Recognized as one of the state’s leading experts on civil trial procedures and constitutional law, Jay is dedicated to helping clients resolve their business and intellectual property disputes quickly and cost-effectively. When settlements fail, he litigates to win, employing the business experience and legal skills he has honed over the past 33 years.
Jay has litigated commercial disputes involving everything from satellite TV dealerships to computer software to resort hotels. He has also litigated a broad variety of patent, trademark and copyright disputes involving everything from guitars to genomes. Jay has written several books, including a treatise on depositions and the leading history of the development of Wisconsin law.
Jay’s clients in Wisconsin courts range from “mom and pop” businesses to “Fortune 500” companies, as well as individuals who become involved in business and intellectual property disputes. Jay also represents Wisconsin companies and individuals that are sued or must sue someone else outside Wisconsin. His business and intellectual property practice is national in scope.
- When a real estate developer was unable to complete a project because of disputes with a city in Wisconsin, the developer turned to Jay and a colleague to assist. Jay and his colleague brought a successful suit against the city for violation of constitutional rights and obtained a federal court jury verdict for their client in excess of $500,000.
- A Wisconsin company that made solar glass laminates was accused by an out-of-state company of infringing that company’s patents and was told to stop making laminates, which would have meant the end of its business. The Wisconsin client came to Jay and a colleague for help. Together, they obtained a court decision which allowed the company to stay in business and ended the threat posed by the out-of-state company.
- A California company that made replicas of a famous 1950s guitar was sued in a Tennessee federal court for trademark infringement by another company that made replicas of the guitar. During litigation, Jay and a colleague obtained a settlement that allowed the California company to minimize its litigation costs and continue making its replicas.
- Madison’s federal district court has a reputation for having a “rocket docket” – that is, for resolving cases more quickly than most federal courts. Companies with complex patent disputes and other litigation matters come to Madison from everywhere in the United States in order to get quick decisions from the court – but in order to get such decisions, they must navigate their way through the court’s unique and very detailed rules. Companies and law firms from New York to San Francisco have hired Jay as their local guide to the court and its rules, and have enjoyed success as a result.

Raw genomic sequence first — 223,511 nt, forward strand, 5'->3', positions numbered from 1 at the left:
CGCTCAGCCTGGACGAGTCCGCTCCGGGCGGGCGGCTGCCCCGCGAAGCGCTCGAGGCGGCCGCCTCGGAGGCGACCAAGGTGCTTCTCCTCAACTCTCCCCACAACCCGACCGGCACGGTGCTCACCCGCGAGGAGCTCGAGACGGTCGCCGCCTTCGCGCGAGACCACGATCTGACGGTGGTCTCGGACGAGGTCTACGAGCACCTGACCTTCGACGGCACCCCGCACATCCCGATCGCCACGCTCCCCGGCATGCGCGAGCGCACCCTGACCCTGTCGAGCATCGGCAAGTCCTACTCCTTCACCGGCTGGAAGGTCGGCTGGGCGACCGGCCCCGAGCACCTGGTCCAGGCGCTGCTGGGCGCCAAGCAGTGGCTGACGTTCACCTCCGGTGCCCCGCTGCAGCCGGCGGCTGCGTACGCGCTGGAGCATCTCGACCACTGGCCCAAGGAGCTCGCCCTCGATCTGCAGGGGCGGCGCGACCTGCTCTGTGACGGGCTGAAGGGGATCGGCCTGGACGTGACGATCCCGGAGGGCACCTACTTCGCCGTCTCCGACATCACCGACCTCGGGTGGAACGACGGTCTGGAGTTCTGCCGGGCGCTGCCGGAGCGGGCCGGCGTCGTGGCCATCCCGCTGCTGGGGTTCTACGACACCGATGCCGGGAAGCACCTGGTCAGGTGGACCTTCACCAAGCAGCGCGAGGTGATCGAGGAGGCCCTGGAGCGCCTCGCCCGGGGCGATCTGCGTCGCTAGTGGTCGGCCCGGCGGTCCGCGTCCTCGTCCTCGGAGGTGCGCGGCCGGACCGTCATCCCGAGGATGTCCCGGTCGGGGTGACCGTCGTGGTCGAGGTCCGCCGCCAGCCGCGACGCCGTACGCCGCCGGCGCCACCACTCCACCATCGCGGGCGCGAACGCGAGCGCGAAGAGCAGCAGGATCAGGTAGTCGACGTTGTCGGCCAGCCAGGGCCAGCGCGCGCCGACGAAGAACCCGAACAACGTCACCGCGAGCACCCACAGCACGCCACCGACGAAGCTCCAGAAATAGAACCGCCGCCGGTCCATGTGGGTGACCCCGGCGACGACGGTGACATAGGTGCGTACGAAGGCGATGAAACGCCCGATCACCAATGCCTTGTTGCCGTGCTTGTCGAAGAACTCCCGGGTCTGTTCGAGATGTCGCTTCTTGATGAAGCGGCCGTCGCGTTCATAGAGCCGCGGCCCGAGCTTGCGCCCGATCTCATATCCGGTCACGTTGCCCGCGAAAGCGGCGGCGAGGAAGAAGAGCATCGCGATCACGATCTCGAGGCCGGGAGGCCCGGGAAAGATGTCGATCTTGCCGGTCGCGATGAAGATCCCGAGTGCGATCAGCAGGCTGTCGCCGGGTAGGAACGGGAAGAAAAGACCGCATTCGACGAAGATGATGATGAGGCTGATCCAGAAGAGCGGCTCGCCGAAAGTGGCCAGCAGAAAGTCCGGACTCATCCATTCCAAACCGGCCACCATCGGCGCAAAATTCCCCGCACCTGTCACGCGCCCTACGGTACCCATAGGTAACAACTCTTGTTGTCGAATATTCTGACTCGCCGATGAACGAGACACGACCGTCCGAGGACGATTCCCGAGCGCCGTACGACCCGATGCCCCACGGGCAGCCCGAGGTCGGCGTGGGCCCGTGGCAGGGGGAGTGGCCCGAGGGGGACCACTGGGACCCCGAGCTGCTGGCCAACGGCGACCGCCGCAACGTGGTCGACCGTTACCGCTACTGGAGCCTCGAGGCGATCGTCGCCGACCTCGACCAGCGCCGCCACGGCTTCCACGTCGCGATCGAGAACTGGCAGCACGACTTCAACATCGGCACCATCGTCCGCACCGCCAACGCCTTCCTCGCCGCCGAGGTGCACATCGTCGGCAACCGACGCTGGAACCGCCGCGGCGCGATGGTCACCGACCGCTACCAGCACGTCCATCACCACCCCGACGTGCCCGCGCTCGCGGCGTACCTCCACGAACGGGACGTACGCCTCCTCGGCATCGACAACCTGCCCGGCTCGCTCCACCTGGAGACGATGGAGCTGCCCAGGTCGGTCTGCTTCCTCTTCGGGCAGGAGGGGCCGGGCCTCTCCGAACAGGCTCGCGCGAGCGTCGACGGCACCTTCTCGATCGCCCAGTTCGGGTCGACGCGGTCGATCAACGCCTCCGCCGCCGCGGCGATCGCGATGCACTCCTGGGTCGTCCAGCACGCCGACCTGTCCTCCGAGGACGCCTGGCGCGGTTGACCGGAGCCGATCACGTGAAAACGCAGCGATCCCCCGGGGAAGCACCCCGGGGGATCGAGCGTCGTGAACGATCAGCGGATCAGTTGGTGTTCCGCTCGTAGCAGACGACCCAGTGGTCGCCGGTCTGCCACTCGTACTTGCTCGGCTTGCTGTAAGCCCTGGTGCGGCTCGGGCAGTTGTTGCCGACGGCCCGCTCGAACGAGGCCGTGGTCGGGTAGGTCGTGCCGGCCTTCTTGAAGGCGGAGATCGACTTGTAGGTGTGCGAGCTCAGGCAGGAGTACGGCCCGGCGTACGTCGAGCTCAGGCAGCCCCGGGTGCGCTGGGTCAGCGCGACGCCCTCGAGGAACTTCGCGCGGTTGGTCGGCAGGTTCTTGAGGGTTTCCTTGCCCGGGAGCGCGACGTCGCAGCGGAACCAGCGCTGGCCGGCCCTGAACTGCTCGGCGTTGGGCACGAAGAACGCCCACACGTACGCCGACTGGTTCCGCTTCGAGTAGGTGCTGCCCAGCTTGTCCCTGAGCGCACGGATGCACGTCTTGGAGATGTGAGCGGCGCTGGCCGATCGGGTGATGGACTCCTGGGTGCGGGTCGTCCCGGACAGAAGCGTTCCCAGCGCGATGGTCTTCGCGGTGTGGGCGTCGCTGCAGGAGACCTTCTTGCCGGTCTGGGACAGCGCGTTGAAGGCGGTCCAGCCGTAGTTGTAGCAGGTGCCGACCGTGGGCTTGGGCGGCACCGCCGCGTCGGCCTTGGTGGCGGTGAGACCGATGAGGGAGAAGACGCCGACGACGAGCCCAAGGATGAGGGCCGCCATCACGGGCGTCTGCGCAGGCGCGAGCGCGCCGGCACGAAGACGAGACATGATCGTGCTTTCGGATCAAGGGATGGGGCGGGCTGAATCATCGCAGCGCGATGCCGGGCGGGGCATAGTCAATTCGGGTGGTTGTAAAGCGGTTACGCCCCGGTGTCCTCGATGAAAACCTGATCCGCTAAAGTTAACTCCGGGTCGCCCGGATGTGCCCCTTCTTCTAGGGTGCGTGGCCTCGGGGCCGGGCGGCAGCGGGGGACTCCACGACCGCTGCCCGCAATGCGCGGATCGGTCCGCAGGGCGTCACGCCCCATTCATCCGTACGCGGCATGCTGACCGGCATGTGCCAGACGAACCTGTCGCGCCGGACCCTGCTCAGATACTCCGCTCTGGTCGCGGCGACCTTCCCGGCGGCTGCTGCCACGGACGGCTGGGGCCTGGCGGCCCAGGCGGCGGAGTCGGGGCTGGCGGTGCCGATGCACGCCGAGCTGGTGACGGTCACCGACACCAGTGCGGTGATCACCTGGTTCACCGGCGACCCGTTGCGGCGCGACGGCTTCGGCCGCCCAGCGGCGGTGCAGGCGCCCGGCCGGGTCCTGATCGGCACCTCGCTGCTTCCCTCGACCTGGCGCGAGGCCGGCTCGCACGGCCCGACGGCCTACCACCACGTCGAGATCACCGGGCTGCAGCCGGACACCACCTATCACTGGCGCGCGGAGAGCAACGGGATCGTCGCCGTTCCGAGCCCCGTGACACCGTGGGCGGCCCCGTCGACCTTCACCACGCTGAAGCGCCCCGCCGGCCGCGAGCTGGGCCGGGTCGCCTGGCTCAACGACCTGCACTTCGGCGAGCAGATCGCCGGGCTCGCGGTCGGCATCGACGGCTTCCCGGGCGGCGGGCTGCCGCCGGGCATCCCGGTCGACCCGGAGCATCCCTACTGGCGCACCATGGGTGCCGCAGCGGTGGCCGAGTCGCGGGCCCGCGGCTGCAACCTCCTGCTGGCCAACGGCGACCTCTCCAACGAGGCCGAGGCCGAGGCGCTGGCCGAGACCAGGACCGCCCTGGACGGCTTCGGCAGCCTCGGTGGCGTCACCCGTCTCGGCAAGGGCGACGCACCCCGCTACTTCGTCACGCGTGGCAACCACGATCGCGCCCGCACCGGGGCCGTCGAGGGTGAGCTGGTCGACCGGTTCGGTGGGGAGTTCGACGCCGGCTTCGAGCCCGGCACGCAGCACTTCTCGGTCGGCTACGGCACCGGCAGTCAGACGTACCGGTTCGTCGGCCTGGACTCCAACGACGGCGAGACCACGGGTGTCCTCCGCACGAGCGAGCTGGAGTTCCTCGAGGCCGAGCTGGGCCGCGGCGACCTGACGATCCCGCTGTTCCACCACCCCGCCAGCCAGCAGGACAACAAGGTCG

- When a Milwaukee software developer landed a big contract with a national home improvement store chain and the chain later tried to use the software without paying, Jay and a colleague were called in to help. They helped their client sue the chain for breach of contract in a North Carolina federal court. As a result of the lawsuit, the developer obtained a substantial payment and even better, was able to repair its relationship and keep doing business with the chain.
- When a bank ended its credit relationship with a satellite TV company and the company sued the bank under Wisconsin’s Fair Dealership Law, the bank turned to Jay and a colleague for assistance. Together they convinced the satellite TV company through litigation that the company’s chances of success in the lawsuit were not good; as a result, they were able to obtain a good settlement for the bank.
- Jay was a member of a team that persuaded the Wisconsin Supreme Court to reject a constitutional challenge to the 1995 law authorizing construction of a new baseball stadium in Milwaukee. Jay and others also defended the Governor of Wisconsin before the Supreme Court against a constitutional challenge to a 1995 law reorganizing portions of the state’s educational system.
Articles & Presentations
Jay is the author of three books and numerous articles on legal subjects, including:
- “Exercising your rights against local government,” Corporate Report Wisconsin, Vol. 2623, August 2012
- Deposition Objections (James Publishing, 2010)
- A Cautionary Lesson in Urban Planning
- “Abraham Lincoln’s Legacy to Wisconsin Law, Part 3,” Wisconsin Lawyer, April 2009
- “Abraham Lincoln’s Legacy to Wisconsin Law, Part 2,” Wisconsin Lawyer, February 2009
- “Abraham Lincoln’s Legacy to Wisconsin Law, Part 1,” Wisconsin Lawyer, December 2008
- “Wisconsin’s Constitutional Amendment Habit: A Disease or a Cure?” 90 Marquette Law Review 667 (2007)
- Trusting Nothing to Providence: A History of Wisconsin’s Legal System (University of Wisconsin Law School Press, 1999)